Hello, dear readers, I’m back from a considerably long hiatus after weathering through the initial workload barrage during the first few days of school. It has been 2 long weeks, and the National Public Speaking Competition is just around the corner on the 3rd of August. That’s only three weeks to go, and I’m starting to get scared already.
Let’s get back on topic, onto Prejudice and Discrimination. For these 2 weeks, this has been the theme for our Language Arts lessons, I too, have realised that content from Language Arts are excellent idea and blogging fodder. Ok, seriously, back on topic.
Before we delve any deeper into the issue, let’s look at what prejudice and discrimination actually are. Are they the same? Can they be used interchangeably? I don’t think so. Fundamentally, prejudice is what you think, and discrimination is what you do. Prejudice is the idea, the unverified and unjustified views of a certain group of people, even though those views you have against them might not be true. Discrimination, is the preferential or derogatory treatment towards a certain group of people.Talking about these topics make me feel like going in depth to eugenics, to creating an entire ‘superior’ breed of humans through selective breeding. Wait…creating a batch of genetically superior humans? Sounds familiar, sounds like a sci-fi movie. Evidence suggests that Hitler had a eugenics programme in the days of World War 2.
From Hitler, we all know about the Holocaust and the great plan to exterminate and wipe the Jews from the face of the earth. We all know about Auschwitz-Birkenau being the epitome of industrialised killing in the late 1930s and early 1940s. That’s discrimination at it’s most extreme. Genocide. The deliberate slaughter of a large group of people, especially those of a particular nation or ethnic group. Discrimination in action.
But how, how does discrimination come about? We do know that it starts with people having preconceived notions and ideas of a particular group. For example, that they are smelly, dirty and uncivilised. These notions can stem from previous experiences, or from the community, as people tend to be receptive towards their families and peers. After which, this will lead to stereotyping, where a person believes that a certain group of people must have similar or identical characteristics. An example would be the stereotypical chef. The chef has been portrayed by media and culture as friendly, passionate about food, and with a huge waistline.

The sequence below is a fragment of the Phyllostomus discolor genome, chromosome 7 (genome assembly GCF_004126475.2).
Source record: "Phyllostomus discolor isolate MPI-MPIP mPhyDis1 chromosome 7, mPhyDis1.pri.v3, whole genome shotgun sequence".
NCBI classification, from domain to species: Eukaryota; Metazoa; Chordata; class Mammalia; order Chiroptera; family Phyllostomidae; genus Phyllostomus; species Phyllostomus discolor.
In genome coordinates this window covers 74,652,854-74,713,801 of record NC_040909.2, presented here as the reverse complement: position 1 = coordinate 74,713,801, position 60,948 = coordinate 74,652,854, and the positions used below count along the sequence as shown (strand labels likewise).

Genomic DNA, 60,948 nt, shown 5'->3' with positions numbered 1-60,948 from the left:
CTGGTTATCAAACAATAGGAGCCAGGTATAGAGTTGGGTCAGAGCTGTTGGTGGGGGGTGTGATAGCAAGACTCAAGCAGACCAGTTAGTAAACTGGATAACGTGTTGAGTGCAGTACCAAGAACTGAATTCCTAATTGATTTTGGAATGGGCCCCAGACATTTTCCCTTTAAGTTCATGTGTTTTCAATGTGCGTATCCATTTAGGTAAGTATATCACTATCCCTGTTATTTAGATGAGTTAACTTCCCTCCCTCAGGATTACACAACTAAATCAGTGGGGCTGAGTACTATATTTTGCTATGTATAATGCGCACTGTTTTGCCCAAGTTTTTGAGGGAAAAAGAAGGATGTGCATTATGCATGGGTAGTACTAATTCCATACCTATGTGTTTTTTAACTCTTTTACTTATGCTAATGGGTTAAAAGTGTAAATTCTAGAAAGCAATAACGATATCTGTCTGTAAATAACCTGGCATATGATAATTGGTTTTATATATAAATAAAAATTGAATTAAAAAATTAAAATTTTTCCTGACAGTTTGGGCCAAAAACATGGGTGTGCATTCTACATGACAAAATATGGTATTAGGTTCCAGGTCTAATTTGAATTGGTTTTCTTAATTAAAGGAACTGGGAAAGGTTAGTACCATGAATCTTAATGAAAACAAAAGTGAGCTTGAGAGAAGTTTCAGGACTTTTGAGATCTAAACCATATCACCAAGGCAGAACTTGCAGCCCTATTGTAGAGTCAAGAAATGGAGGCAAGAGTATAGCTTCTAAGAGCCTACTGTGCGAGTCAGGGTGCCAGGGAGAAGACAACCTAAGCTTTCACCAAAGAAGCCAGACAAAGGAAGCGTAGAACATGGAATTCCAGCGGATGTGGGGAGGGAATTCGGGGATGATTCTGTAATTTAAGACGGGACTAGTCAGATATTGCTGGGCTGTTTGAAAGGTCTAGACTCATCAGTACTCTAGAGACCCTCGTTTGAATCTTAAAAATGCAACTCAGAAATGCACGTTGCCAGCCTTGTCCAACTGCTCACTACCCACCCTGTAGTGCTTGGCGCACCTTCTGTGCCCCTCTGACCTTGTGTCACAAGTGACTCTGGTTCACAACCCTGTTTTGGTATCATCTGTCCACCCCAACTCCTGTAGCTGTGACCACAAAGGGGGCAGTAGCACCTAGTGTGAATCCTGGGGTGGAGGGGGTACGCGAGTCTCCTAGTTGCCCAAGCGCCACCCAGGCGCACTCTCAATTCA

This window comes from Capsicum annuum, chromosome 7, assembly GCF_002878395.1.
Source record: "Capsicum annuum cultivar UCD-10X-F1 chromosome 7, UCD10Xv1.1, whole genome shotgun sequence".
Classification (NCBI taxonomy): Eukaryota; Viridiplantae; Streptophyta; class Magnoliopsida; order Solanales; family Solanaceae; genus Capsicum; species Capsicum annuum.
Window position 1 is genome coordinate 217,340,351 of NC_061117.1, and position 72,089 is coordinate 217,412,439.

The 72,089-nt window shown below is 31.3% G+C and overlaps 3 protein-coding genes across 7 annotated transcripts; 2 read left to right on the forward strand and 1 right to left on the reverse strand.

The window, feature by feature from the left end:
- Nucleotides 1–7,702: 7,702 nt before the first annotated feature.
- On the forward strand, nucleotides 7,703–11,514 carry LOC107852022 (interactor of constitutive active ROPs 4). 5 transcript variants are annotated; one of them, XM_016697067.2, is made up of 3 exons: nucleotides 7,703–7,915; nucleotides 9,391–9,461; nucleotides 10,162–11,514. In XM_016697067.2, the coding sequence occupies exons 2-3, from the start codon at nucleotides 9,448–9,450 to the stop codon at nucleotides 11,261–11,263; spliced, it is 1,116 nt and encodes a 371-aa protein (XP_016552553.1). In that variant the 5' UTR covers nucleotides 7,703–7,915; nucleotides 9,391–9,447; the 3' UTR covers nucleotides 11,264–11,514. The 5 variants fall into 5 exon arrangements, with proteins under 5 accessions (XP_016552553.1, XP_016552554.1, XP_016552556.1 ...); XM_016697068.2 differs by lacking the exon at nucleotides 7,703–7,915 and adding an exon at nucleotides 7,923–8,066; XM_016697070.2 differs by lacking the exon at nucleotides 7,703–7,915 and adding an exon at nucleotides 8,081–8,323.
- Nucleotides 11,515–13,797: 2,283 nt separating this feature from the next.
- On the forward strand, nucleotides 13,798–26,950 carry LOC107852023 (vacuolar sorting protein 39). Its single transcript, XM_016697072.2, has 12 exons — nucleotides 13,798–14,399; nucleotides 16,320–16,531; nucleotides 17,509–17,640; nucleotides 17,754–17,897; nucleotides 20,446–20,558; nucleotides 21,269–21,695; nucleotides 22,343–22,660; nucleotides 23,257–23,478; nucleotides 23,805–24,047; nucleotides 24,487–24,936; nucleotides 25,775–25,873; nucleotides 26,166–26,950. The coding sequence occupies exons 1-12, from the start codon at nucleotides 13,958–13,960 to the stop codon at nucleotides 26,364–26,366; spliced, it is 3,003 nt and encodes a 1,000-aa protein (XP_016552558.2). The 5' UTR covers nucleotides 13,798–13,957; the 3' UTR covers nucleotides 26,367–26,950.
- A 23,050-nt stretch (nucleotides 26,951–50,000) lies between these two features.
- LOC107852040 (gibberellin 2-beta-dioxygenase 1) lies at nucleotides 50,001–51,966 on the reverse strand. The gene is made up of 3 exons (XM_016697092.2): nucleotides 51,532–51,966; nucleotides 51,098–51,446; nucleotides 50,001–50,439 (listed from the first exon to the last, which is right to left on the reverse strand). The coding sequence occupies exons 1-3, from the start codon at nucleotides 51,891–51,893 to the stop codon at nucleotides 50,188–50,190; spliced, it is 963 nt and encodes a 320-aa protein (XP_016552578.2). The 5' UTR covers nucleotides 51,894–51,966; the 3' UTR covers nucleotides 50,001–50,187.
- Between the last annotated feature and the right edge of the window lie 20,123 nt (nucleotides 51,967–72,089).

With these preconceived notions and stereotypical images in mind, people start to develop their own opinions of these people based on what they have seen or heard. These opinions may either be positive or negative. And that is prejudice. Due to these feelings, notions and opinions, our behaviour towards such people is influenced by them. We feel the urge to treat them differently. We feel the need to give or take away. This, is when it escalates into discrimination. What an ugly word, this discrimination. It is relevant today. It is still practised all around the world, with people suffering under its iron grip. This phenomenon called discrimination should be social stigma, but it isn’t.
We should not discriminate against or for others based on superficial differences such as skin colour and race. These differences do not run deep. The only thing that stands in the way of our integration is not the colour of our skin, but the human mind itself. Sometimes, we all can’t help but feel the urge to discriminate. Then again, our human limitations should not encumber us but compel us to build a world where people are judged based on the ability of their hands. To fight for a world where people are seen for the trueness of their hearts, and not just merely by the colour of their skin.
Until then, for the black man, there is only one destiny. And it is white.